Eating on the Road, Healthy Style

by Dr. Deborah Bain

A good travel motto is, “Make healthy food convenient wherever you go.” With our busy, on-the-go, livingout-of-our-cars lifestyles, health and energy can both take a hit. Packing a cooler with nutrient-dense, whole foods provides the whole family with healthy snacks that can carry them through a busy schedule or road trip. After getting into the habit of packing healthy snacks on a regular basis, it naturally becomes easier to pack for longer or more complicated journeys, like airline trips.

When traveling on business, make a large container of trail mix full of nuts, seeds and dried fruit to pack in a suitcase and a smaller pack for a carry-on bag. Bring prewashed organic apples and lean protein Lara bars, loaded with good nutrition. A shaker bottle with pea and brown rice protein mix provides a protein drink for a great-pick-me up after a workout or breakfast on the run. Pack a few bottles of water in the suitcase so you won’t have to worry about finding a place to stock up or pay the astronomical prices at the airport. Got a passion for organic produce? Satisfy that craving by seeking out health food and natural grocery stores within walking distance from your hotel.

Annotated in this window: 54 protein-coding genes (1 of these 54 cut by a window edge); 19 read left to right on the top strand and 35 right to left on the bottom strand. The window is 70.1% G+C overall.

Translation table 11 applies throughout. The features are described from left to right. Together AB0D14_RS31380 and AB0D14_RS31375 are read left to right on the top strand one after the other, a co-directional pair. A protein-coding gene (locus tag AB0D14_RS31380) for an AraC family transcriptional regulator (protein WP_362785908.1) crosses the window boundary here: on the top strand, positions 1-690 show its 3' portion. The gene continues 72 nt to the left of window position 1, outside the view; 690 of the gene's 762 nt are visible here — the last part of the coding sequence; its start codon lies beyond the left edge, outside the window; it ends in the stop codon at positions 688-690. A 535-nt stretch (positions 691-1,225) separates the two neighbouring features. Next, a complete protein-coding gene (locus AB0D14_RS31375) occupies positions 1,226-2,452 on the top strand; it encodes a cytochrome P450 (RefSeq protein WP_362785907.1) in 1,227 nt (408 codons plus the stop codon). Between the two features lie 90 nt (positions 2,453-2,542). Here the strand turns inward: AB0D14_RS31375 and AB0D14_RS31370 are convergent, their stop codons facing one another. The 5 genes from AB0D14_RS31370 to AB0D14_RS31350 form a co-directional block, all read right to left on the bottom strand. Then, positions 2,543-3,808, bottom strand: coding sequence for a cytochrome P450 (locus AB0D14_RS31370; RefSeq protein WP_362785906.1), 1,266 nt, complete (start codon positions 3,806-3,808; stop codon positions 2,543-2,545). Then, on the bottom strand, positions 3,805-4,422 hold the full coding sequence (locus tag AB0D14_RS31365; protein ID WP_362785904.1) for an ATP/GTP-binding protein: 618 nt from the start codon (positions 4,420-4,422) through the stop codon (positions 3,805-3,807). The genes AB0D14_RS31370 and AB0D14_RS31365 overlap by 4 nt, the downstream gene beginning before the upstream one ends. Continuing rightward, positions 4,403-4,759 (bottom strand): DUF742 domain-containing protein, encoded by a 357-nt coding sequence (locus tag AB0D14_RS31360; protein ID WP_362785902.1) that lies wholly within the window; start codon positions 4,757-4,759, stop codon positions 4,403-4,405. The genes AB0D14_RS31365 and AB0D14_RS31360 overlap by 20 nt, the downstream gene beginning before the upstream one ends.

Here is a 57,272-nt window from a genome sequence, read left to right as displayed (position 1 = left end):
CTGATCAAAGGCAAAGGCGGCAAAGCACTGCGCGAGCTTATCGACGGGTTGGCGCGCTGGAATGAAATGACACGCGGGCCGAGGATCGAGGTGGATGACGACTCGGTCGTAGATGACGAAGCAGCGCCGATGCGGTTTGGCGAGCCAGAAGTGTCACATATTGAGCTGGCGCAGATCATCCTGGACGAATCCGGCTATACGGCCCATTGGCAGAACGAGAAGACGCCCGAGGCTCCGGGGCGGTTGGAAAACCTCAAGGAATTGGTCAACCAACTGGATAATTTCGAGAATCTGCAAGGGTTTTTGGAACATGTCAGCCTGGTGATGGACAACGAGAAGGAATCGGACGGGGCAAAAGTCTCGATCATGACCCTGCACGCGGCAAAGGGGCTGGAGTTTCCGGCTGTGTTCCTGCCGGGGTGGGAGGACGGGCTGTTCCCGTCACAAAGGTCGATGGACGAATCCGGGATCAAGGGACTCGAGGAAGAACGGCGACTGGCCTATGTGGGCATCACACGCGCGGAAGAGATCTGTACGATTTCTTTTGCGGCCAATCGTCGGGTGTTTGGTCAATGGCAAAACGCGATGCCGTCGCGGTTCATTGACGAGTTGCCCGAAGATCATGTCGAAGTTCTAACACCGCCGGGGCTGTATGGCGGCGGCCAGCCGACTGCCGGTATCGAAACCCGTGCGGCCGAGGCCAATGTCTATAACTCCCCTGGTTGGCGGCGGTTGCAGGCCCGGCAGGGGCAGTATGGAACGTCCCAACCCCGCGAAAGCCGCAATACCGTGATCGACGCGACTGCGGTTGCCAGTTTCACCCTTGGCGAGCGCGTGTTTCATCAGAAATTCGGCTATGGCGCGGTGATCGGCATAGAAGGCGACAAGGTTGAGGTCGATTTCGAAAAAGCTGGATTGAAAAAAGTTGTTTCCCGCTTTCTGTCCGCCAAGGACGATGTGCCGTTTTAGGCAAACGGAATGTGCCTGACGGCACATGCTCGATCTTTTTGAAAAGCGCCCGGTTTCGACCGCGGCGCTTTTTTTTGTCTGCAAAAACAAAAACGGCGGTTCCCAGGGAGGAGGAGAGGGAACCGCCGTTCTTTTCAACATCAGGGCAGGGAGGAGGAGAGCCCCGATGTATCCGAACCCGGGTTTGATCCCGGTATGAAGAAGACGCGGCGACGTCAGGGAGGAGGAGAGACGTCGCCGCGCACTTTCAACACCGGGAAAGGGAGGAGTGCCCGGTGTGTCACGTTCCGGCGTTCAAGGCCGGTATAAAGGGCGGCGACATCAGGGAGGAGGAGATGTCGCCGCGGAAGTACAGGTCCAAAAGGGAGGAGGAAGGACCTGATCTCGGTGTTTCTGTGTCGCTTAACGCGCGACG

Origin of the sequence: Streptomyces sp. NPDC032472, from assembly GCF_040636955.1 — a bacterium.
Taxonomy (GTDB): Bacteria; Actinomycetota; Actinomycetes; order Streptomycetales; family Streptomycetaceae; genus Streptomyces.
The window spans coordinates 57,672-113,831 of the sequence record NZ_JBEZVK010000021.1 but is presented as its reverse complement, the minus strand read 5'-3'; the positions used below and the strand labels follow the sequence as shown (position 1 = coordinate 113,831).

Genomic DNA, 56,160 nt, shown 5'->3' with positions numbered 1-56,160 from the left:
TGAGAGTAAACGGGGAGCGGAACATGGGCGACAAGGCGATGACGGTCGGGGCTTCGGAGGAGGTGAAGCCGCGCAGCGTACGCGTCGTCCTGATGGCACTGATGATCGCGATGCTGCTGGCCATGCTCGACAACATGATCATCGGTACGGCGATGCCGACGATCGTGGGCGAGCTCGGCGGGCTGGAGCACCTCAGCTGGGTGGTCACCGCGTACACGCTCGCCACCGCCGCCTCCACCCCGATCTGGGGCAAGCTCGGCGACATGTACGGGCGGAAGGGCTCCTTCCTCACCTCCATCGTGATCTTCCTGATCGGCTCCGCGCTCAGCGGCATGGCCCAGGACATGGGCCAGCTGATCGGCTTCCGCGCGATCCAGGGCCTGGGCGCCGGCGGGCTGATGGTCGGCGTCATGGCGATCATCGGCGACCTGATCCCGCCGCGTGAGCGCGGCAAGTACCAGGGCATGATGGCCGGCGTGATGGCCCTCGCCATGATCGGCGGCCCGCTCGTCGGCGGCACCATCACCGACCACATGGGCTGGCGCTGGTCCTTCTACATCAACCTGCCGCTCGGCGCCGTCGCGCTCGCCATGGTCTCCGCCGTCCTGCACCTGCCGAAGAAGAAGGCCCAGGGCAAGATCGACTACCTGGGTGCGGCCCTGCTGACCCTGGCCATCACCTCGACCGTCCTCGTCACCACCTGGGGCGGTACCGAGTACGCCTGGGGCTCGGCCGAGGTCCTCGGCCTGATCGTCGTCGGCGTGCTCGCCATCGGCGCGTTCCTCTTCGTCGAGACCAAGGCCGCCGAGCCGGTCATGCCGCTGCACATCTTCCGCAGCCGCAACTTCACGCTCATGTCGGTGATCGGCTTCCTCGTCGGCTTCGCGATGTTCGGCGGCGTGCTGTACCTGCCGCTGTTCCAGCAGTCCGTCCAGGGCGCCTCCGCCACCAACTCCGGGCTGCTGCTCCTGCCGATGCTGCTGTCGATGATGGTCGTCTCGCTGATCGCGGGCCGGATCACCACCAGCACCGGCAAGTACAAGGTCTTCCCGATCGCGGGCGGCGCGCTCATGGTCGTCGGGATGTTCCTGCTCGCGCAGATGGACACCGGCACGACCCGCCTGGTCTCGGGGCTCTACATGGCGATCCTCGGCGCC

When traveling with family, a cooler can be filled with an assortment of yummy healthy foods, awaiting that perfect rest stop for a family picnic. A few great items to include in a well-stocked cooler may include:
Protein—hard-boiled eggs, nitrate-free turkey and albacore tuna or wild Alaskan salmon, packed in water
Grains—cooked quinoa and brown rice, seasoned with spices and drizzled with olive oil and juice from a lemon wedge
Veggies—carrots and celery sticks, cucumber and radish slices, snap peas, bell pepper slices, hummus and fresh guacamole for dipping and steamed sweet potatoes
Fruit—fresh, in-season fruit, unsweetened applesauce and dried fruit sweetened with fruit juice
Fat—a medley of nuts and seeds, grain-free granola, avocado and packets of unsweetened nut butter
Spices and condiments—pumpkin pie spice, salt and pepper, Bragg’s spice blend, salsa and guacamole

The key is being prepared, so we never have to settle for suboptimal nutrition in an unfamiliar place.

Dr. Deborah Bain is a doctor of pediatrics and owner of Healthy Kids Pediatrics, in Frisco. For more information, call 972-294-0808 or visit

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